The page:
3. If today it is rare that good singers exist, particularly in Italy, let us not believe that nature is less generous in voices and musical organizations than it was before; because nature does not have periods of lavishness and periods of moderation, but circumstances are not always favorable for the cultivation of its products. The art of singing brought to perfection in ancient Italian schools produced a multitude of admirable singers over a century. These schools, attacked on the basis of their existence about forty years ago by a series of events of war and politics, witnessed progressively the end of their decadence until they were exterminated. The models disappeared successively and things have reached such a point that a young Italian artist can only resort today to his own resources and the direction of his talent for his vocal education. From time to time nature performs a miracle again, but such efforts left only to nature are very scarce; only art can multiply them and make them lasting.
4. In the above we find the real secret of the terrifying difference that we notice in the number and quality between the Italian singers of the 18th century and the artists of the same genre of the 19th century. When we think of the illustrious singers who graduated from the schools of Fedi in Rome, of Pistocchi and his pupil Bernacchi in Bologna, of Brivio in Milan, of Peli in Modena, of Redi in Florence, of Amadori in Rome; of Porpora, of Leo, of Feo and of Gizzi in Naples; of Paita in Genoa, of Gasparini in Venice, and later of some other schools formed under these beautiful models, it is very astonishing. This astonishment would be greater if today we could know who were the singers such as Balthasar Ferri, Siface, Mattucci, Orsini, Bortolino, the tenor Carlani, Guarducci, Pasi, Fabri, called Balino, Il Senesino, Carestini, Sandoni, Caffarelli, Conti, called Gizziello, Monticelli, Appiani, Amerevoli, Manzoli, Farinelli, Annibali, Raff, Guadagni, Millico, Rauzzini, Tenducci, Aprile, Pacchiarotti, Consorti, Rubinelli, Marchesi, Crescentini, and many others; the singers Tesi, Faustine Bordoni, Cuzzoni, Anne Peruzzi, La Visconti, Jeanne Astrua, Regina ValentinI, called La Mingotti, Catherine Gabrieli, Lucrèce Agujari, De Amicis, La Morichelli, Grassini. It should be noted that I am not referring to the individual qualities of each artist, but to the art they learned. With less genius and musical feeling, they would have still been skilled singers, and skill in art is more satisfying to connoisseurs; but it is precisely this skill that is lacking today.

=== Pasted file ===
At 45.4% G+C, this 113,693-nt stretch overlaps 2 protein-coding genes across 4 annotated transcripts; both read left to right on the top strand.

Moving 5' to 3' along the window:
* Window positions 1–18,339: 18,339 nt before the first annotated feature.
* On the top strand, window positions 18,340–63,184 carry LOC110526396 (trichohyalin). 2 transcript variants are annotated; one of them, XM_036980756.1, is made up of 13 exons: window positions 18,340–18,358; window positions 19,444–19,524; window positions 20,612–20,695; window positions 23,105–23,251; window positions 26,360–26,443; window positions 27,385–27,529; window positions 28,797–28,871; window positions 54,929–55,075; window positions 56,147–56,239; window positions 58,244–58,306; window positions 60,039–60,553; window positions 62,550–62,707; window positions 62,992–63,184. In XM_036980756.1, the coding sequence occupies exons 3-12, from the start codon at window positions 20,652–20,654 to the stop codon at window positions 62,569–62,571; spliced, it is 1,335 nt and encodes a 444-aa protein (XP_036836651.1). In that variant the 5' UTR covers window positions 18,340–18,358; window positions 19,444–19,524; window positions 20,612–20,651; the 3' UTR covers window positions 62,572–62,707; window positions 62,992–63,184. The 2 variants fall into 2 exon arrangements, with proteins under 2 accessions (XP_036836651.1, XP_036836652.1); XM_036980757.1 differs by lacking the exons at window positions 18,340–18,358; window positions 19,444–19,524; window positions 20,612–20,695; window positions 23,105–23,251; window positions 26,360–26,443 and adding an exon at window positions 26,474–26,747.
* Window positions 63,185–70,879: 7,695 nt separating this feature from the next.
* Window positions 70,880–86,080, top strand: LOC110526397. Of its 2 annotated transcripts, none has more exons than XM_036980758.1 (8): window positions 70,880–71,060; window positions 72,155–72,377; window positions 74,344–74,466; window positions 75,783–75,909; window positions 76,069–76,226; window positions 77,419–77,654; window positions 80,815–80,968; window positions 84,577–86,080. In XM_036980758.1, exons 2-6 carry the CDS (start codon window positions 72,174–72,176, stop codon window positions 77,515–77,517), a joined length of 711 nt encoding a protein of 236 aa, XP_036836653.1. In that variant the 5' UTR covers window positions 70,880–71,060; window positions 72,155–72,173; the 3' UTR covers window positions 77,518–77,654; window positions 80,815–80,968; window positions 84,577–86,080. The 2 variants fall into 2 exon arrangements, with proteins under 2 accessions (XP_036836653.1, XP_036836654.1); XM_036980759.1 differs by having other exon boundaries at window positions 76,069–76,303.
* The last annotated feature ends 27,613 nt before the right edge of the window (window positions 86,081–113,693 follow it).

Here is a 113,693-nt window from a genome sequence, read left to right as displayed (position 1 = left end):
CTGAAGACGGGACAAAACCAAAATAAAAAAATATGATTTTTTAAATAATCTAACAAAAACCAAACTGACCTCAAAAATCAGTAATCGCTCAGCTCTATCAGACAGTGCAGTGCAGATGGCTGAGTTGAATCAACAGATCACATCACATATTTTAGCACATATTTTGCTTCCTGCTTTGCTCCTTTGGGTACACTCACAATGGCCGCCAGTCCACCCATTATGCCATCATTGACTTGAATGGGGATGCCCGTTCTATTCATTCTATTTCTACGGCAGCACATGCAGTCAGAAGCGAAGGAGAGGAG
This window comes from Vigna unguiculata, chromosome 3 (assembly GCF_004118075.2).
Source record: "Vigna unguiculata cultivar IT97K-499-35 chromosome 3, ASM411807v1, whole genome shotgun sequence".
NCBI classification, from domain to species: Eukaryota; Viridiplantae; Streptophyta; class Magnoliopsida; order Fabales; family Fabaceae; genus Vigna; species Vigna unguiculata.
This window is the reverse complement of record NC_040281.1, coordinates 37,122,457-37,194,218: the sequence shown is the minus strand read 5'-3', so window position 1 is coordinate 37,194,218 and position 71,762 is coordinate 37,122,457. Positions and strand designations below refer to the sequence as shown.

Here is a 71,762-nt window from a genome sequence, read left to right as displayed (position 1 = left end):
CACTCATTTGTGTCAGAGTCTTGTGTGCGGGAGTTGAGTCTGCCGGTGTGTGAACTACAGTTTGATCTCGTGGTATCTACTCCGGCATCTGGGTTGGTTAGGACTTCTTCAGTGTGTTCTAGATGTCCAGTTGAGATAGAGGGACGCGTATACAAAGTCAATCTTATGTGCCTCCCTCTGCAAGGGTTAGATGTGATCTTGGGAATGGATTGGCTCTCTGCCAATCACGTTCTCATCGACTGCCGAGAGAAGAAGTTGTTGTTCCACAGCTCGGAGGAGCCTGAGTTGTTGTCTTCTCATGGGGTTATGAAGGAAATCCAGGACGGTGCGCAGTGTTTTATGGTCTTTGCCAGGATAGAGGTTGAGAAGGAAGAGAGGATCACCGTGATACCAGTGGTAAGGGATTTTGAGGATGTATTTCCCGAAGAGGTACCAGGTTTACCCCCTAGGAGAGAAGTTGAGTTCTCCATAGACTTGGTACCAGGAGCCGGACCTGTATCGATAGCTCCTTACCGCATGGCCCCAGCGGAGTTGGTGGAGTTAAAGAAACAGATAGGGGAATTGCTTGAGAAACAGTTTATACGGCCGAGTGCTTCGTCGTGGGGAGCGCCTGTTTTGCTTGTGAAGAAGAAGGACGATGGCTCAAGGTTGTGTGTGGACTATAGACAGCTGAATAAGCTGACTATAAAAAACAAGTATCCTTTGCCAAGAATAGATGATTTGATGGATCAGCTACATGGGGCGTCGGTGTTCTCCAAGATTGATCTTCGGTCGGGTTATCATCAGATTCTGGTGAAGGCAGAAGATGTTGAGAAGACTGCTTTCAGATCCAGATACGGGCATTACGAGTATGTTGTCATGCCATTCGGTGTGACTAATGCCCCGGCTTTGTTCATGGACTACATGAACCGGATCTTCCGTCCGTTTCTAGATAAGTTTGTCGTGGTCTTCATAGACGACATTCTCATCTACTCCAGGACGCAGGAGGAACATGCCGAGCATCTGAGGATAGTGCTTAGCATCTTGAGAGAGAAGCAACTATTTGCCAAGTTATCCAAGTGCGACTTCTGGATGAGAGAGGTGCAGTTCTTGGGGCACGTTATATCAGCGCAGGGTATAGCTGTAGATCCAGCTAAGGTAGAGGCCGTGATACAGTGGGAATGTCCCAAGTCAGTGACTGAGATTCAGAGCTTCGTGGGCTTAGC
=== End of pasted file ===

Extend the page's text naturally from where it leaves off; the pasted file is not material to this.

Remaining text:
There are still some happily organized artists who produce lively emotions thanks to the feeling that moves them; but the rest of the dramatic troop is hardly bearable, because there is no more Italian singing school. Not due to a defect in nature, it is the art that is sunk.
5. Unfortunately, the art of singing is a tradition passed on by example: when the school is annihilated, it seems too difficult to revive it. Here it is necessary for me to explain what I mean by the school of singing having sunk.